Recent advances in chemical ionization mass spectrometry have allowed the detection of a new group of compounds termed highly oxygenated molecules (HOM). These are atmospheric oxidation products of volatile organic compounds (VOC) retaining most of their carbon backbone, and with O/C ratios around unity. Owing to their surprisingly high yields and low vapor pressures, the importance of HOM for aerosol formation has been easy to verify. However, the opposite can be said concerning the exact formation pathways of HOM from major aerosol precursor VOC. While the role of peroxy radical autoxidation, i.e., consecutive intramolecular H-shifts followed by O-2 addition, has been recognized, the detailed formation mechanisms remain highly uncertain. A primary reason is that the autoxidation process occurs on sub-second timescales and is extremely sensitive to environmental conditions like gas composition, temperature, and pressure. This, in turn, poses a great challenge for chemical kinetics studies to be able to mimic the relevant atmospheric reaction pathways, while simultaneously using conditions suitable for studying the short-lived radical intermediates. In this perspective, we define six specific challenges for this community to directly observe the initial steps of atmospherically relevant autoxidation reactions and thereby facilitate vital improvements in the understanding of VOC degradation and organic aerosol formation. (C) 2017 Wiley Periodicals, Inc.
  • Ylivinkka, Ilona; Itämies, Juhani; Klemola, Tero; Ruohomäki, Kai; Kulmala, Markku; Taipale, Ditte (2020)
    Laboratory studies have shown that heibivory-induced biogenic volatile organic compound (BVOC) emissions might enhance aerosol formation and growth. To increase understanding of the atmospheric relevance of this enhancement, we analyzed 25 years of data from SMEAR I (Station for Measuring Ecosystem-Atmosphere Relations) in northern Finland, where autumnal moth (Epirrita autumnata) larvae are prominent defoliators of mountain birch. We did not find a direct correlation between the autumnal moth density and aerosol processes, nor between the total number concentration and temperature, and hence the basal BVOC emissions. Instead, there is some evidence that the total particle concentration is elevated even for a few years after the infestation due to delayed defense response of mountain birch. The low total biomass of the trees concomitantly with low autumnal moth densities during most of the years of our study, may have impacted our results, hindering the enhancement of aerosol processes.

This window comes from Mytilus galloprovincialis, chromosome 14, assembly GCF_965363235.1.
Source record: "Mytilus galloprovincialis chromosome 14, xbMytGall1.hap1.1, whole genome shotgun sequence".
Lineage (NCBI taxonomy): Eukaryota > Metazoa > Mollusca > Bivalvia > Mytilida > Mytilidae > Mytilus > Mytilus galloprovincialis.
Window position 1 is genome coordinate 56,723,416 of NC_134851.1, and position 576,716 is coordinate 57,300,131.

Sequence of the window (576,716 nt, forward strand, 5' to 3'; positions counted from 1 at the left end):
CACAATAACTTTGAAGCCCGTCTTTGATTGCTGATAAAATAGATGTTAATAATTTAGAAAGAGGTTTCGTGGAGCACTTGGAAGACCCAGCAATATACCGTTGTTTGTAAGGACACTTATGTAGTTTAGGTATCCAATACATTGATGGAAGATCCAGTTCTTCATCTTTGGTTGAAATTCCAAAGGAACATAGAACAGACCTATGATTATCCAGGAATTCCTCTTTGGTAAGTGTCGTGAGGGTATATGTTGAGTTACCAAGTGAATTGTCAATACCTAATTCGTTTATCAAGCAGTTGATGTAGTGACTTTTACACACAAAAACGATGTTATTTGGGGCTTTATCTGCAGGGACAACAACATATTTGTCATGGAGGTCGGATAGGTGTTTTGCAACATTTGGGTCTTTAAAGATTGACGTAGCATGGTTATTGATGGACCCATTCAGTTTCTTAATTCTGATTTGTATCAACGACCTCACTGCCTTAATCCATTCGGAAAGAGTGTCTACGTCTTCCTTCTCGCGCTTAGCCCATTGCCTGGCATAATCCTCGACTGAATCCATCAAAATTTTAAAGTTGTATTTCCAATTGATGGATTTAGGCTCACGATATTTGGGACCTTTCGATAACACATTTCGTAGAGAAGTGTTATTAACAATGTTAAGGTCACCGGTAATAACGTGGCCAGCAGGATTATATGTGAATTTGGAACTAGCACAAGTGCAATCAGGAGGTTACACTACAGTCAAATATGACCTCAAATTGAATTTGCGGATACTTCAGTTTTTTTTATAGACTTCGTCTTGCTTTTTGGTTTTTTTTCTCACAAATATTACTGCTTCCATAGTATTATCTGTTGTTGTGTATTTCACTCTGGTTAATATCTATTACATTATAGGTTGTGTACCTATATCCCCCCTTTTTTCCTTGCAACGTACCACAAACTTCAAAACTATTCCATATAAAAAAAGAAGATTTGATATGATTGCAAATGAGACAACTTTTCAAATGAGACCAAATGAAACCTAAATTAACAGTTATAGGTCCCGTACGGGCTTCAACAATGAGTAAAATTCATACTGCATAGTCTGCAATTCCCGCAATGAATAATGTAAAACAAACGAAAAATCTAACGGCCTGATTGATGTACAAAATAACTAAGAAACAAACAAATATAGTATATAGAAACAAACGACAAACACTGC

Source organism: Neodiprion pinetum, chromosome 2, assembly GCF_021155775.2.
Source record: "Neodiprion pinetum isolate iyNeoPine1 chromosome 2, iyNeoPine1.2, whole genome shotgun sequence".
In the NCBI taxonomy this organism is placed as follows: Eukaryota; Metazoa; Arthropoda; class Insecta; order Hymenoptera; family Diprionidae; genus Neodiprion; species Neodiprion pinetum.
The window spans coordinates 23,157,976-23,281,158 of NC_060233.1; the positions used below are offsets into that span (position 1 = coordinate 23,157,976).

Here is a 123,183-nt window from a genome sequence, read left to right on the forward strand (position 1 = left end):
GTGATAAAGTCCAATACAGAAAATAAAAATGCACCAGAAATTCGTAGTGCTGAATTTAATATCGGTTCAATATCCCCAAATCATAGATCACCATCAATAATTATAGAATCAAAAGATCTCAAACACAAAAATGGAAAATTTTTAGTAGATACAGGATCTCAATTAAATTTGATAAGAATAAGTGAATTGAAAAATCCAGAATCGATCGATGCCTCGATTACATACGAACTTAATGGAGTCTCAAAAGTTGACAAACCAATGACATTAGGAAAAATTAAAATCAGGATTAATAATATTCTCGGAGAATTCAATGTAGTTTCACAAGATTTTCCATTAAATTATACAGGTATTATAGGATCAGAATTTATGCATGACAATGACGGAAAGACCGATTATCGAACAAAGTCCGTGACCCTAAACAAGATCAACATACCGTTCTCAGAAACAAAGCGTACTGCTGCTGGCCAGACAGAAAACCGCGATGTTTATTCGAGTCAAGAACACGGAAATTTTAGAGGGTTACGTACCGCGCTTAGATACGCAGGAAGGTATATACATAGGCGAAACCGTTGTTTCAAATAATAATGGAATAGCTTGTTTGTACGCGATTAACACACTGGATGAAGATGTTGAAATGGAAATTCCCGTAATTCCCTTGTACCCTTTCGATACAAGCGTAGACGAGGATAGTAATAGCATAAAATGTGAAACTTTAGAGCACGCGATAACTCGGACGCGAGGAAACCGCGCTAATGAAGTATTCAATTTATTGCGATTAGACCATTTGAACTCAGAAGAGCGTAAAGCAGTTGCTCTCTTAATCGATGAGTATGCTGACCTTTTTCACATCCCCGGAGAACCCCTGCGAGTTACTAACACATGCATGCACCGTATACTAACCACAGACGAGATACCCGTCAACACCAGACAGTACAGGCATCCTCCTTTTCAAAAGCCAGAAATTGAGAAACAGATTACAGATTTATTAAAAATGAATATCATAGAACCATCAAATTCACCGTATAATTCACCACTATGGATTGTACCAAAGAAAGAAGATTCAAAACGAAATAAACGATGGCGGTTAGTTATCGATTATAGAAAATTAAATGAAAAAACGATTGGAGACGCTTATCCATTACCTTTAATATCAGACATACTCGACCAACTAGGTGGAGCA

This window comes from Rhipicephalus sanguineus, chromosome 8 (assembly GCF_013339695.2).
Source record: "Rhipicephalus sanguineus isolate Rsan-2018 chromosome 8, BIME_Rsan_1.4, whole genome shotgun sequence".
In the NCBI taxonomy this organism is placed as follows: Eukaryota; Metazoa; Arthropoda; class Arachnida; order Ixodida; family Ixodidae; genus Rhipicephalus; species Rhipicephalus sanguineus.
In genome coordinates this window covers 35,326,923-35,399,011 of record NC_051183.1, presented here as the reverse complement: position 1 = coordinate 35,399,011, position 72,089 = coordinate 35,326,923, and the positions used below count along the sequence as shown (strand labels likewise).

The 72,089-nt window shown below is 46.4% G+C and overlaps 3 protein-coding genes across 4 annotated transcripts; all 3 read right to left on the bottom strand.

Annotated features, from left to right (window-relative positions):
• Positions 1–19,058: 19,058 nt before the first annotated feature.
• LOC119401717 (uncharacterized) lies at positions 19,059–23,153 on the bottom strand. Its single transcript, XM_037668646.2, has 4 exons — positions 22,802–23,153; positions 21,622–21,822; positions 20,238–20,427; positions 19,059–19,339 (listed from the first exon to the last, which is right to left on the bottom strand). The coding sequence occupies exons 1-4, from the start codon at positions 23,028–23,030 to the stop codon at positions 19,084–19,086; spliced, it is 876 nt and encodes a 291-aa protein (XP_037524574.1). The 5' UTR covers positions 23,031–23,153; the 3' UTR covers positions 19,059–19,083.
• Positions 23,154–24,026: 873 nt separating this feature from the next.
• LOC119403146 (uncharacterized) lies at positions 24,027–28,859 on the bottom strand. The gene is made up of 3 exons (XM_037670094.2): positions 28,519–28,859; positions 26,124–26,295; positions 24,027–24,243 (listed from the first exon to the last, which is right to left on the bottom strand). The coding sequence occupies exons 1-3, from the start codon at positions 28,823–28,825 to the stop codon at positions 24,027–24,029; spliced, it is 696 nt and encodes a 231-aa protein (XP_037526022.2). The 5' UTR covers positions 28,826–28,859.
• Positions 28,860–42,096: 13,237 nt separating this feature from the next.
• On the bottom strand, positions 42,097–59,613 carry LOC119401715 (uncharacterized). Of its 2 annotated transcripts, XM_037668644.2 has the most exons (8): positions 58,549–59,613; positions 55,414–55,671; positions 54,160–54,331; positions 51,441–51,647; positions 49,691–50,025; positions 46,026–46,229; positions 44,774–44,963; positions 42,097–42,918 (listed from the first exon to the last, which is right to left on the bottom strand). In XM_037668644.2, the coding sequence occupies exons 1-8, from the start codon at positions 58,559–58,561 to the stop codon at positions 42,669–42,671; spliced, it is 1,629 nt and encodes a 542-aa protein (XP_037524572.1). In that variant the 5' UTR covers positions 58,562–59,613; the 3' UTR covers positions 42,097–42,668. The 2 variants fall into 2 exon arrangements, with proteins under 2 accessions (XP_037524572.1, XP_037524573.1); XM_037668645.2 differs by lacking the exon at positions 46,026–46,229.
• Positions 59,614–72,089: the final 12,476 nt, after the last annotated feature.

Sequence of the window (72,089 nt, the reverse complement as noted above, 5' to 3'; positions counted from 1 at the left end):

• Dall'Osto, M.; Beddows, D. C. S.; Asmi, A.; Poulain, L.; Hao, L.; Freney, E.; Allan, J. D.; Canagaratna, M.; Crippa, M.; Bianchi, F.; de Leeuw, G.; Eriksson, A.; Swietlicki, E.; Hansson, H. C.; Henzing, J. S.; Granier, C.; Zemankova, K.; Laj, P.; Onasch, T.; Prevot, A.; Putaud, J. P.; Sellegri, K.; Vidal, M.; Virtanen, A.; Simo, R.; Worsnop, D.; O'Dowd, C.; Kulmala, M.; Harrison, Roy M. (2018)
    The formation of new atmospheric particles involves an initial step forming stable clusters less than a nanometre in size (similar to 10 nm). Although at times, the same species can be responsible for both processes, it is thought that more generally each step comprises differing chemical contributors. Here, we present a novel analysis of measurements from a unique multi-station ground-based observing system which reveals new insights into continental-scale patterns associated with new particle formation. Statistical cluster analysis of this unique 2-year multi-station dataset comprising size distribution and chemical composition reveals that across Europe, there are different major seasonal trends depending on geographical location, concomitant with diversity in nucleating species while it seems that the growth phase is dominated by organic aerosol formation. The diversity and seasonality of these events requires an advanced observing system to elucidate the key processes and species driving particle formation, along with detecting continental scale changes in aerosol formation into the future.